To grow beyond its model of selling high-end PCs by phone, and to attract top management and engineers, Gateway relocated its base of operations to La Jolla, California, in May 1998. In an effort to cut operating costs, Gateway made another move, this time to Poway, California, in October 2001. After acquiring eMachines in 2004, Gateway again relocated its corporate headquarters, to Irvine, California.
Gateway struggled after the dot-com bust and tried several strategies to return to profitability, including withdrawal from international markets, reduction in the number of retail stores and most significantly, entering the consumer electronics business. However, amid widespread complaints about its reputedly poor customer service, none of these efforts was particularly successful from a financial standpoint, and Gateway continued to suffer major losses as well as market share in the PC business. By April 1, 2004, Gateway had announced that it would shut down its 188 remaining Gateway Country Stores.
On March 11, 2004, Gateway purchased low-cost PC marketer eMachines, for US$30 million in cash and 50 million shares of stock, valuing the deal at approximately US$262 million with announced intentions to keep the eMachines brand. Gateway had hopes that eMachines' retail channel strength would complement its own strengths in consumer and business direct channels. Through the deal, founder Ted Waitt turned over day-to-day responsibilities and the CEO role to eMachines' CEO, Wayne Inouye, and remained as chairman through May 2005. Inouye announced his resignation as CEO on February 9, 2006; Chairman Rick Snyder served as interim CEO until September 7, 2006, when J. Edward Coleman was brought in as the new CEO. At that point, Gateway still sold both Gateway and eMachines brand computers through retail vendors such as Circuit City, Best Buy, TigerDirect, Wal-Mart, and CompUSA. Its Gateway brand products continued to be available in direct channels.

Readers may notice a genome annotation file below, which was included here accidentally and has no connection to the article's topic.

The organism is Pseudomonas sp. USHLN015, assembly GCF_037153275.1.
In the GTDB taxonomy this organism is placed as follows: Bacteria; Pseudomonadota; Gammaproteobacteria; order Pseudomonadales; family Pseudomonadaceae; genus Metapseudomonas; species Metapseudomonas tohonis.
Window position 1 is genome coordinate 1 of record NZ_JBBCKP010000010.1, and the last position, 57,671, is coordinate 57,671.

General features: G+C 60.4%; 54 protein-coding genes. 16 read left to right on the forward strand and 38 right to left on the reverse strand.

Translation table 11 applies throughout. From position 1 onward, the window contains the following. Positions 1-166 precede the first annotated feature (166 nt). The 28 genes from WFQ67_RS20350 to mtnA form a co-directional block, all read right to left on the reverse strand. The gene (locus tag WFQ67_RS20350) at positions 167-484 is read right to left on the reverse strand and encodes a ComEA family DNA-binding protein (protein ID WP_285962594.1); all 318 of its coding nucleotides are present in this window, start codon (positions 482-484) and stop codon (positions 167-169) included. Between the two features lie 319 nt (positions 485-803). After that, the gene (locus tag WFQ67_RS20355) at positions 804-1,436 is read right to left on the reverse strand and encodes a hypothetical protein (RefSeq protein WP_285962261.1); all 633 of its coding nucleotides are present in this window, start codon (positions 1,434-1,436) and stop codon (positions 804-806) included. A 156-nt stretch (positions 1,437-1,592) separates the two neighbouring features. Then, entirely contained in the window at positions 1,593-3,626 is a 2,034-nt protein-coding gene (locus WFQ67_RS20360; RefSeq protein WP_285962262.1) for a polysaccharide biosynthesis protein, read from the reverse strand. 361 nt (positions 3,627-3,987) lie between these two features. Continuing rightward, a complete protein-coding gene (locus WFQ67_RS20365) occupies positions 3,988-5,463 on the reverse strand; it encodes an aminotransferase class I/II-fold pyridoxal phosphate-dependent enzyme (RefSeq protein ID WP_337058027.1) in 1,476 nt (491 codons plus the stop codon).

Gateway has outsourced some of its operations, such as customer support. In 2002, Gateway expanded into the consumer electronics world with products that included plasma screen TVs, digital cameras, DLP projectors, wireless Internet routers, and MP3 players. While the company enjoyed some success in gaining substantial market share from traditional leaders in the space, particularly with plasma TVs and digital cameras, the limited short-term profit potential of those product lines led then-CEO Wayne Inouye to pull the company out of that segment during 2004. Gateway still acts as a retailer selling third-party electronic goods online.
Gateway resourced customer support within North America, priding itself as "100% North America-based support". Gateway also moved build-to-order desktop, laptop, and server manufacturing back to the United States, with the opening of its Gateway Configuration Center in Nashville, Tennessee, in September 2006. It employed 385 people in that location. As of April 2007, Gateway notebook computers were produced in China and its desktops had "made in Mexico" stickers.
On September 4, 2007, Gateway announced that it had signed a definitive agreement to sell its professional business segment to MPC Corporation. This includes the company's Nashville-based configuration center.
On October 16, 2007, Acer completed its acquisition of Gateway for US$710 million. J. T. Wang, the company's chairman, said in a statement that the acquisition "completes Acer's global footprint, by strengthening our U.S. presence." Its final share price of US$1.90 was far below the US$4.00 average price in the mid-1990s and drastically below a high of US$84 in late 1999.[original research?] The US$1.90 per share was just barely over half of the split-adjusted IPO price of US$3.75 in 1993.[original research?]
On July 27, 2008, Gateway ended all direct sales from Gateway.com and all phone orders. All new Gateway products could now only be purchased from major retailers and on other online sites.